Officially, of all the manufacturers here now (including the Japanese), five are qualified for “normal” players, seven are in the “mainstream sports and sports car” area, and more than 60 “specialized” cars are produced.
Among the survivors, I consider Aston Martin, Bentley, Jaguar, Land Rover, McLaren, Mini, Rolls Royce and Vauxhall to be the big boys. But more stats, facts, and rankings from the Association of Automobile Manufacturers and Dealers put Aston, Bentley, McLaren and Rolls into the same second-tier, low-volume league as what I think of as little guys – a group that includes the likes of Caterham, Ginetta, Lotus, Morgan, TVR (still going?) and about 20 Others, some do and say so little that I have hardly heard of them.
How many men mentioned above, whether they are old, young, small, or one man, and what kind of dog operations they make chariots these days, and what their sizes are, is unclear. Not all of them are obligated to publish their numbers. Also, how much money – if any – do they earn? How long can they live on low or no earnings? Again, the numbers are often ambiguous – or non-existent.
So far in 2022, the handful of local British companies that are still with us, that are still producing and can still be fulfilled (hopefully), are seeing mixed fortunes. Bentley is as healthy as it is still customary, refined, and true luxury, and has posted a 43 percent year-over-year rise in registrations – while insisting it is “the most sought-after luxury car brand in the world”.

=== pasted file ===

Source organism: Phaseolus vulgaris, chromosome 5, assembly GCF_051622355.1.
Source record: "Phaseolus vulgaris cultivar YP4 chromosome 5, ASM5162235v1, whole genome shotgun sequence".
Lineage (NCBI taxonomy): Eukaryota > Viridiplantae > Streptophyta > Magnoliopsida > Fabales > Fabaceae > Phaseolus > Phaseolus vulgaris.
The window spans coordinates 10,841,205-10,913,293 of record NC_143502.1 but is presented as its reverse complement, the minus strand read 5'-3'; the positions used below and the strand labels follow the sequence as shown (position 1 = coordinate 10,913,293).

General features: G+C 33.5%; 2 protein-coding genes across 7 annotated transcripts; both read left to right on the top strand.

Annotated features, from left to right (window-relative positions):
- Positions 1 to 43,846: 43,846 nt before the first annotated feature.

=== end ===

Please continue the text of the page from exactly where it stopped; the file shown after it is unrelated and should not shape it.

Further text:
They, along with arch-rival Aston Martin (which doesn’t publicly release official sales numbers), are loud and proud proudly raising the flag for themselves, their exclusive luxury products, and those in the UK at Monterey Car Week USA in August. I say it’s good.
But as they continue to go through a long process of “reimagining” themselves, Jaguar (with UK sales down 40 per cent this year) and Land Rover (up 30 per cent) are sadly deteriorating and struggling in showrooms – faster, harder and more painful. Than any other British company is still classed as a group product.
MINI (down 1 per cent) and Vauxhall (down 11 per cent, but still produces the Corsa, Britain’s best-selling car) both hold up relatively well. But at the moment all major/well-known British companies as well as all small or less well known companies sell only about 10 per cent of cars bought in Britain. This is not enough.
JLR should step up to the board here. Perhaps it’s time for the board of directors to abandon the confusing “re-imagining” situation and instead do more “re-acceptance” of the fact that, in Jaguar and Land Rover, it has premium (and sometimes commercial) brands, not luxury brands.
The real competitors are Audi, BMW, Lexus, Mercedes, not Aston Martin, Rolls Royce and Bentley (which I think are comfortably in a higher league). It will be a monumental task for JLR to “re-envision” itself as a luxury brand, no matter how good the cars are.
Do you agree with Mike? Let us know in the comments section below…